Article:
You could be forgiven for thinking they're called green bags for their environmentally-friendliness. But in reality, the term "green bag" was coined from their green colour when they were first released. It's important to remember that these bags are still made from plastic. This makes the bags strong so they can be used over an over. It's recommended that these bags are used 104 times before being discarded (1 shop/week for 2 years). If used less than 52 times their environmental impact is greater than that of the single use plastic (HDPE) bags they're designed to replace.

It is also important to keep hygiene in mind. As these bags need to be re-used for up to 2 years, they should be washed regularly to ensure no nasties transfer to your fresh produce.

Generally speaking, PP bags are better than PET bags, provided they are used the full 104 times. At the end of their life PET bags can also be recycled through soft plastic recycling schemes like REDcycle.

Paper bags

Can't go wrong with paper, right? Wrong! Paper bags are actually considered the worst alternative for a number of reasons. Their potential for re-use is low, their breakdown in landfill releases carbon dioxide and methane release, and the production process requires a lot of land and water, produces a tonne of solid waste, relies heavily on fossil fuels and contributes to global warming.

The one benefit though is that they are easily recycled through kerbside collection making them the most recyclable alternative. You can even compost the paper yourself through home composting.

Compostable 'plastic' bags

These bags are typically made from 50% maize starch and 50% polycaprolactone (PCL). They are designed to biodegrade (into water and oxygen) through composting. They can be composted in home composting, otherwise some suburbs allow them to be discarded into organic waste bins for kerbside collection, although this is not widespread.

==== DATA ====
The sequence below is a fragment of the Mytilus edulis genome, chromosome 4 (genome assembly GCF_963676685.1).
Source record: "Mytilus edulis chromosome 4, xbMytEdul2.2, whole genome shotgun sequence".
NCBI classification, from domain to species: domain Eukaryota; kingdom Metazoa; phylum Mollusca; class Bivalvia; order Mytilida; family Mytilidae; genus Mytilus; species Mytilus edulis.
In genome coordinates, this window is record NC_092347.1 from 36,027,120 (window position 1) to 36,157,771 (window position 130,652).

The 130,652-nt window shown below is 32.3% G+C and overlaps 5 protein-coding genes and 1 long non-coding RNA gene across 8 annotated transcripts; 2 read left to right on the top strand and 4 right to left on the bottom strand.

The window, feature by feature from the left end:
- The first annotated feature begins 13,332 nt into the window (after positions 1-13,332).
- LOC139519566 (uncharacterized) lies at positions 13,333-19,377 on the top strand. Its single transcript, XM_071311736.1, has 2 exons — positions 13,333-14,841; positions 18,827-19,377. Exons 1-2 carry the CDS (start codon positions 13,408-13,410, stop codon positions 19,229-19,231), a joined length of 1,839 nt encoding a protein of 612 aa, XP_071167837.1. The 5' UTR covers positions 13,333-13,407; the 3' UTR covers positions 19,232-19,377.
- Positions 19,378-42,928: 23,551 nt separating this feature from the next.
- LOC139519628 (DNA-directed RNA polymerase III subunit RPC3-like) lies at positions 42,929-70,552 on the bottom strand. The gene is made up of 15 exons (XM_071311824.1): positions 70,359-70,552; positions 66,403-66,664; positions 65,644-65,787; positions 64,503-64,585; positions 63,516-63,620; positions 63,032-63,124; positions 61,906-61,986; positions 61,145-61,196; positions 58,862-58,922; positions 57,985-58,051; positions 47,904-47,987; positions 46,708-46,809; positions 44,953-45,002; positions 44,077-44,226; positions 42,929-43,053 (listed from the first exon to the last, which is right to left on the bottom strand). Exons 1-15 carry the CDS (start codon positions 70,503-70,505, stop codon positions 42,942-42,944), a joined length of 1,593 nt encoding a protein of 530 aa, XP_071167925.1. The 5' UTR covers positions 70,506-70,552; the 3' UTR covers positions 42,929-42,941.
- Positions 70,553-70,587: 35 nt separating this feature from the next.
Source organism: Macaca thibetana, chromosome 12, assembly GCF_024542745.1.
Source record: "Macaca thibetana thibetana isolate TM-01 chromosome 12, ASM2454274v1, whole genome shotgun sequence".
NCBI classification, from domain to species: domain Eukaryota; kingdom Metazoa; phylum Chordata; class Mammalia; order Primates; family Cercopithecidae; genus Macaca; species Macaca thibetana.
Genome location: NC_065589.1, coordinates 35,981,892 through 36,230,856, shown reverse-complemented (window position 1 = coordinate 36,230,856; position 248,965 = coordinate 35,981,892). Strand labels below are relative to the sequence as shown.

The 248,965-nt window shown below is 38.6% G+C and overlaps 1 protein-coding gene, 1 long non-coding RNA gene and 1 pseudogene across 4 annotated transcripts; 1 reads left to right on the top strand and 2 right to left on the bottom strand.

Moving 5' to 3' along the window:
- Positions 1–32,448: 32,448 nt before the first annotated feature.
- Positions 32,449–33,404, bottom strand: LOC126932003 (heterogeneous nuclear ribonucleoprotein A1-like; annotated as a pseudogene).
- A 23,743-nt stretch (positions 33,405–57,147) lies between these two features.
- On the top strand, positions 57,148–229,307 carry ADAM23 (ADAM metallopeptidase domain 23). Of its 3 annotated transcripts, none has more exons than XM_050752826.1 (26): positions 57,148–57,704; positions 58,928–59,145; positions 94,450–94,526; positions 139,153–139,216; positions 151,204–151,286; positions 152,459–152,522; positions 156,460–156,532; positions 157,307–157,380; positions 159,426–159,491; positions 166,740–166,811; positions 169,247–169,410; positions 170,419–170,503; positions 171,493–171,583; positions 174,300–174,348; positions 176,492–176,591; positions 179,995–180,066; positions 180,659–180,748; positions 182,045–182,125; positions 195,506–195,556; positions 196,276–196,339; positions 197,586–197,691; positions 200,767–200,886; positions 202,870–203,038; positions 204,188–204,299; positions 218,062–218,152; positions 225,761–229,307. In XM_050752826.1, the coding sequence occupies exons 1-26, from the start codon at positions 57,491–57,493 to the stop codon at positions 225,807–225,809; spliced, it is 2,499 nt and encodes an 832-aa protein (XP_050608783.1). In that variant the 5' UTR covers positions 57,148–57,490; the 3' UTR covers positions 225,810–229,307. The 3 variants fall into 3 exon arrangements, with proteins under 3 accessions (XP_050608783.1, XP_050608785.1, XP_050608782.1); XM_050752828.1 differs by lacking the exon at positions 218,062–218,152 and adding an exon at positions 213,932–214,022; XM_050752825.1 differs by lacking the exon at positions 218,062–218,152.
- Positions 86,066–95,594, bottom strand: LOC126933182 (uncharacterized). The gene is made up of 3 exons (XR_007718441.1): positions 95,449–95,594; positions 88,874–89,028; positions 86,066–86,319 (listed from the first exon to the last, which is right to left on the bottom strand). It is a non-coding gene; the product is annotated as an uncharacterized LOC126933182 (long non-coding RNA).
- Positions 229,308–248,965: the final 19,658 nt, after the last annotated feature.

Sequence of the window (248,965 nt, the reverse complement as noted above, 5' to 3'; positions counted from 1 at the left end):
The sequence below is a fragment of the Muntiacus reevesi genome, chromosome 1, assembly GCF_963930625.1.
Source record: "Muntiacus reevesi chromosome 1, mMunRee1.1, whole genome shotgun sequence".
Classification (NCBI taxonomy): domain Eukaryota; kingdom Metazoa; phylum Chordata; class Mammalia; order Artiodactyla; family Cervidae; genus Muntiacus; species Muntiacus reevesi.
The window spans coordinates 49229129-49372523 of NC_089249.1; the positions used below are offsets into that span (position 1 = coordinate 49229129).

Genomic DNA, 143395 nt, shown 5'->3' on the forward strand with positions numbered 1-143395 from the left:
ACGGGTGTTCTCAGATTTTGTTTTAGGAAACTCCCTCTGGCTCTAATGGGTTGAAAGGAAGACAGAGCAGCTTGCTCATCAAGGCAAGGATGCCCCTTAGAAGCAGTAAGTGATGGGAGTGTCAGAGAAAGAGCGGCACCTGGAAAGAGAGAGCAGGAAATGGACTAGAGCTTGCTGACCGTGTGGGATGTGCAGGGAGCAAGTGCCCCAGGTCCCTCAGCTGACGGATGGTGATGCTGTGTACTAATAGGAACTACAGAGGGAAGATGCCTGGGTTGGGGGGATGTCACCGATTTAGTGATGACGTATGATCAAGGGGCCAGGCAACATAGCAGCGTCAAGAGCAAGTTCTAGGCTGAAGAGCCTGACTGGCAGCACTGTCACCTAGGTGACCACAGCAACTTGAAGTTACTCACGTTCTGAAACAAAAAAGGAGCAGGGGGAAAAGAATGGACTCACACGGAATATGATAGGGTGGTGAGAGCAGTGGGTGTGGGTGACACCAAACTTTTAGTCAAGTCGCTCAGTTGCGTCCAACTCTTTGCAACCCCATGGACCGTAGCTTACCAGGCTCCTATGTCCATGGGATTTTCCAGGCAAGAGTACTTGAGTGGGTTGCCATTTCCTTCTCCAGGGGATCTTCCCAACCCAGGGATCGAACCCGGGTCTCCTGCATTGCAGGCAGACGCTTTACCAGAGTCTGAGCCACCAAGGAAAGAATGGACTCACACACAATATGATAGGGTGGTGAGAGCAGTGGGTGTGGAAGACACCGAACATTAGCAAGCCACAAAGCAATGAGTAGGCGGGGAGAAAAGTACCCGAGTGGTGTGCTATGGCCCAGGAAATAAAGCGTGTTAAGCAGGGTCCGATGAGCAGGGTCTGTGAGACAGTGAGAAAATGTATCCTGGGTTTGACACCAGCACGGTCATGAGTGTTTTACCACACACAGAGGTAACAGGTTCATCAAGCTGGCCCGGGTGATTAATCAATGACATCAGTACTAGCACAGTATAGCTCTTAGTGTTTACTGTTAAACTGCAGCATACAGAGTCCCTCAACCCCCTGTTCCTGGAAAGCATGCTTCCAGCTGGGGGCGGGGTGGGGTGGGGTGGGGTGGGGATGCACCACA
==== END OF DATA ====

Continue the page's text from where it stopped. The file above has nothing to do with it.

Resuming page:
Unfortunately, these bags are typically single-use and they are non-recyclable. Further, if the bags are not disposed of correctly, like discarded into landfill for example, they will likely not biodegrade or breakdown completely. Sadly, it is estimated that about 70% of these bags are disposed of into landfill.

Recycled bags

If you have some old clothes lying around at home that are no good for donating, you can actually up-cycle them into some shopping bags.

Alternatively, there are a number of companies, like Biome and Flora and Fauna, which sell reusable shopping bag alternatives, often made from recycled plastic.

So what's the best solution?

Generally speaking, plastic-free alternatives are always best but as I mentioned above, plastic-free alternatives are not always as green as they seem (i.e. paper bags). 

It also comes down to your personal habits. If you love DIY, why not try making your own from sustainable fabrics. Only go for re-useable plastic if you know you will use them enough times and that you will recycle them at the end of their life in soft-plastic recycling bins.

The key to being environmentally conscious is to avoid swapping one problem for another, and educating yourself to make the most ethical and environmental decision. I hope this guide helps you to decide on the best alternative that suits your needs.

 

Joni Pini-Fitzsimmons